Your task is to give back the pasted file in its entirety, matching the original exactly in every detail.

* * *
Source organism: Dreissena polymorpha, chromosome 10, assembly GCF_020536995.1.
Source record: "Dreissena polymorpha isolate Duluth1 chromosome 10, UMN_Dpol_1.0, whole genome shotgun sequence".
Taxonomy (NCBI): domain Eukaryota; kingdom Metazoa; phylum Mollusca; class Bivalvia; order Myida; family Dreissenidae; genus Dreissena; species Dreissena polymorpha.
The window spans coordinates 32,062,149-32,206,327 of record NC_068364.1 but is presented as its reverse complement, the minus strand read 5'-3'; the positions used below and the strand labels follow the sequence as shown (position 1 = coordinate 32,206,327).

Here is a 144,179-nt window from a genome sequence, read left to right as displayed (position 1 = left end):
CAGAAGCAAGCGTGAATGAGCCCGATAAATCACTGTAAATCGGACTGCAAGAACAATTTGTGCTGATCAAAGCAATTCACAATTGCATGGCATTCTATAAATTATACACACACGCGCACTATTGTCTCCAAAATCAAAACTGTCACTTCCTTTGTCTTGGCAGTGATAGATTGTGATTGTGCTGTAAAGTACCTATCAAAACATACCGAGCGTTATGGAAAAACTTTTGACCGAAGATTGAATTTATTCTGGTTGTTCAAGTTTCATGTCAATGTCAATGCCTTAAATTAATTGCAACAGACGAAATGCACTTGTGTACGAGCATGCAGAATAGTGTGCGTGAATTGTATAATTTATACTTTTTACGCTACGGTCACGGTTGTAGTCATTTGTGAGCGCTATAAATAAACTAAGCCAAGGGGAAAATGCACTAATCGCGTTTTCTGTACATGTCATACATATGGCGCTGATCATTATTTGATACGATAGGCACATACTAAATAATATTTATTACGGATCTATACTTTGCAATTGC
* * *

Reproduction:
Source organism: Dreissena polymorpha, chromosome 10, assembly GCF_020536995.1.
Source record: "Dreissena polymorpha isolate Duluth1 chromosome 10, UMN_Dpol_1.0, whole genome shotgun sequence".
Taxonomy (NCBI): domain Eukaryota; kingdom Metazoa; phylum Mollusca; class Bivalvia; order Myida; family Dreissenidae; genus Dreissena; species Dreissena polymorpha.
The window spans coordinates 32,062,149-32,206,327 of record NC_068364.1 but is presented as its reverse complement, the minus strand read 5'-3'; the positions used below and the strand labels follow the sequence as shown (position 1 = coordinate 32,206,327).

Here is a 144,179-nt window from a genome sequence, read left to right as displayed (position 1 = left end):
CAGAAGCAAGCGTGAATGAGCCCGATAAATCACTGTAAATCGGACTGCAAGAACAATTTGTGCTGATCAAAGCAATTCACAATTGCATGGCATTCTATAAATTATACACACACGCGCACTATTGTCTCCAAAATCAAAACTGTCACTTCCTTTGTCTTGGCAGTGATAGATTGTGATTGTGCTGTAAAGTACCTATCAAAACATACCGAGCGTTATGGAAAAACTTTTGACCGAAGATTGAATTTATTCTGGTTGTTCAAGTTTCATGTCAATGTCAATGCCTTAAATTAATTGCAACAGACGAAATGCACTTGTGTACGAGCATGCAGAATAGTGTGCGTGAATTGTATAATTTATACTTTTTACGCTACGGTCACGGTTGTAGTCATTTGTGAGCGCTATAAATAAACTAAGCCAAGGGGAAAATGCACTAATCGCGTTTTCTGTACATGTCATACATATGGCGCTGATCATTATTTGATACGATAGGCACATACTAAATAATATTTATTACGGATCTATACTTTGCAATTGC